Poolesville High School launches renovation process



Due to coming renovation, ten new portables have been added on PHS’s tennis courts.

After continued advocacy from students and residents, Montgomery County, Maryland’s Poolesville High School (PHS) is set to begin renovation in January 2022, and finish in 2025.

Built in 1951, the school has suffered from issues due to its declining infrastructure. But, students are now looking forward to improvements upon the school’s original structure, including a second floor for the main building, and an expanded science department building.

Along with the other issues that the PHS community want addressed, the primary concern for the project has been the health and safety of students. In 2018, it was found that the drinking fountains at the school exceeded the legal requirements of lead concentration. PHS has since improved on the issue, but its decaying lead pipes are a cause for concern. 

“Because no safe blood level has been identified for young children, all sources of lead exposure for children should be controlled or eliminated,” states the CDC’s website on the risks of contaminated water.

VMDO Architects, the firm in charge of the school’s design, have vowed to create a safer learning environment by reducing hazardous materials over the summer and breaks, so as to not disturb students. As safety concerns are acknowledged, students ponder the impacts of construction on their own communities. As a hybrid-magnet school, students are separated into houses, where they focus on improving their unique specialties and skills. The four learning houses of PHS include the Independent Studies Program, the Global Ecology Studies Program, the Humanities Program, and the Science, Math, and Computer Science (SMCS) Program. In addition to separate “learning pods” for each of these houses, there will be furnished courtyards adjacent to the science department building. There are a variety of ways to utilize these community spaces, including dining, communal learning activities, club spaces, and student gatherings.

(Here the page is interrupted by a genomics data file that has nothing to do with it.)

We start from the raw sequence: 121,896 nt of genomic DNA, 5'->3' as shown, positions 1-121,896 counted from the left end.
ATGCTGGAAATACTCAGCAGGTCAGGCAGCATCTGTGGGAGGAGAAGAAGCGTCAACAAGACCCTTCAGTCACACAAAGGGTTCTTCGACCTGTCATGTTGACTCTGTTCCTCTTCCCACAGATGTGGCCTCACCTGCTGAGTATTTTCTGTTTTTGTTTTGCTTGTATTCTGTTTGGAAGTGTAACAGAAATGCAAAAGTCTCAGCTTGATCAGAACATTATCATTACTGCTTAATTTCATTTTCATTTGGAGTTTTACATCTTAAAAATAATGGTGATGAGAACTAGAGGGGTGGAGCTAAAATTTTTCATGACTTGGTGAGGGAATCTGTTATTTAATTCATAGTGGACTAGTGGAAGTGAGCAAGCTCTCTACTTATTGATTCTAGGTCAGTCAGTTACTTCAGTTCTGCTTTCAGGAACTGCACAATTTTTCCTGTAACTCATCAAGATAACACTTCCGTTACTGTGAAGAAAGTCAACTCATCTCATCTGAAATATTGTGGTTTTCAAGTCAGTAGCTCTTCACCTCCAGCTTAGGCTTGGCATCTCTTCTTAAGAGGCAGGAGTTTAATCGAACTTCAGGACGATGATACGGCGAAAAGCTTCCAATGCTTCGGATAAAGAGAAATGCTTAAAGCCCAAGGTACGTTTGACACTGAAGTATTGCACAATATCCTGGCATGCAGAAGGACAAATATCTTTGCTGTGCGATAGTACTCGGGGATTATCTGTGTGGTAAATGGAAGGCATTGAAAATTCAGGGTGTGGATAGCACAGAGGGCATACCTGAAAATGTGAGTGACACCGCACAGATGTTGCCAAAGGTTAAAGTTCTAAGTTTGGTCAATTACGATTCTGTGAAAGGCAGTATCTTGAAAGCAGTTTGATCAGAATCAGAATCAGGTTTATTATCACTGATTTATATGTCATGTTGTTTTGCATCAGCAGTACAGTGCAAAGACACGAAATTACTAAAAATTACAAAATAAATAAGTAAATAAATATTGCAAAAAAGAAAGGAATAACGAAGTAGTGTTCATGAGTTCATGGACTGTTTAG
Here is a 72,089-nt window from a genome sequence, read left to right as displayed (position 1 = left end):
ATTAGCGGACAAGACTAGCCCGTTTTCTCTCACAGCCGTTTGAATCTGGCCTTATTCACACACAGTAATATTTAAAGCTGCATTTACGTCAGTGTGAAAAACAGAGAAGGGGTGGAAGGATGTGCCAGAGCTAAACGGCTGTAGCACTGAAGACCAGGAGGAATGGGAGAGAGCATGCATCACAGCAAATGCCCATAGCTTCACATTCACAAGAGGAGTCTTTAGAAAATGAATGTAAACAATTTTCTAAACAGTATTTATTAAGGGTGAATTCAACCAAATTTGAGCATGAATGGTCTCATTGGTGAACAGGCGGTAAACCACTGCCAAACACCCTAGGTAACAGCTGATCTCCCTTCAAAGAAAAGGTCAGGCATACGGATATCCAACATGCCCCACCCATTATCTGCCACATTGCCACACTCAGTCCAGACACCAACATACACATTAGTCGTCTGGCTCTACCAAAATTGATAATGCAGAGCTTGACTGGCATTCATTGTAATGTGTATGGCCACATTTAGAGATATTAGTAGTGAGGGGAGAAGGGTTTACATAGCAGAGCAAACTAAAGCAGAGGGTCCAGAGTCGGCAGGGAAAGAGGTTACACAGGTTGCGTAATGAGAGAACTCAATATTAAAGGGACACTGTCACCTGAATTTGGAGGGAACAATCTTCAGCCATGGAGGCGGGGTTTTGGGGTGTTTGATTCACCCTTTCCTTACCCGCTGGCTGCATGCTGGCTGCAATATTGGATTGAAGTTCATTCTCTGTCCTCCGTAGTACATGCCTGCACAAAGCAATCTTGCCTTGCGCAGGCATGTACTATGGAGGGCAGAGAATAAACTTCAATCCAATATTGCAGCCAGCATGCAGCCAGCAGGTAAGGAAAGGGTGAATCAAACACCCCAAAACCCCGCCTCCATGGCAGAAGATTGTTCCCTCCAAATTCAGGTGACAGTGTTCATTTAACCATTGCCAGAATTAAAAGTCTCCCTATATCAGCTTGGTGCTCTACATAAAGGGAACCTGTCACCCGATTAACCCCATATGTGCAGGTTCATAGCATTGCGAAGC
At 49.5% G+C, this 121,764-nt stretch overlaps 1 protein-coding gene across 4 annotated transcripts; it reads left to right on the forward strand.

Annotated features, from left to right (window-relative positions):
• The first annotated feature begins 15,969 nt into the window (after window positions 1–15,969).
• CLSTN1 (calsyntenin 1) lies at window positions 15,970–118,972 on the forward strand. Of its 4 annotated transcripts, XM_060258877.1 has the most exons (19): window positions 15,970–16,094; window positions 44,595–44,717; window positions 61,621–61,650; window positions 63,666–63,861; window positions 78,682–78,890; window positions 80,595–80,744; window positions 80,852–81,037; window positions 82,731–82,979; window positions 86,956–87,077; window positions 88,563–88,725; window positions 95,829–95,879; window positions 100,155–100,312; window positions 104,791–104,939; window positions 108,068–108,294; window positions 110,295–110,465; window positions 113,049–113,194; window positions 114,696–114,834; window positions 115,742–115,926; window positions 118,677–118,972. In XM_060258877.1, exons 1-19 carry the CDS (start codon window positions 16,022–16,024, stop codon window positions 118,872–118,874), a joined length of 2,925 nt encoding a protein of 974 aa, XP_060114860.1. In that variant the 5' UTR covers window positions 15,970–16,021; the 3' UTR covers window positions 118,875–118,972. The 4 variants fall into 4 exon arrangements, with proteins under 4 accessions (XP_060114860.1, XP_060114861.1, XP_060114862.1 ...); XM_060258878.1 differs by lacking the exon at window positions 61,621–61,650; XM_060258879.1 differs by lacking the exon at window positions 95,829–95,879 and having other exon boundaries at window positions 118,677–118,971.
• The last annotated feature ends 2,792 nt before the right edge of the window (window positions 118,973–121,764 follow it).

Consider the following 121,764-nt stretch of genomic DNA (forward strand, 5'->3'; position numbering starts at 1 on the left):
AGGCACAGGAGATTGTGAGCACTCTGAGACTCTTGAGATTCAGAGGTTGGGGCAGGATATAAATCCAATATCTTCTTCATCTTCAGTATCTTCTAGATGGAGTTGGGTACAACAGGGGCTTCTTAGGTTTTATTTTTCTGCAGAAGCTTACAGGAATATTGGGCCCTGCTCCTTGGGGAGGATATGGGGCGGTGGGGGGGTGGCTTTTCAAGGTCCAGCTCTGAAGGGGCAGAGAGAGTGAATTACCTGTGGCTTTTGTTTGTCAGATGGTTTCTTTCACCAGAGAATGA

Olivia Ding, the vice president of the freshmen SGA school has high hopes for the addition.

“I think that gathering everyone up and creating an experience where people can learn and try to get their homework done is a great thing to do, ” Ding said.

In a school that values community, gathering areas for students are vital for interactions with each other. A positive learning environment with lots of interaction minimizes student stress, increases their problem-solving skills, and boosts their confidence. It is vital that students receive the support they need from their school and peers.

Construction is currently in its design draft stages, and the school will anticipate future developments.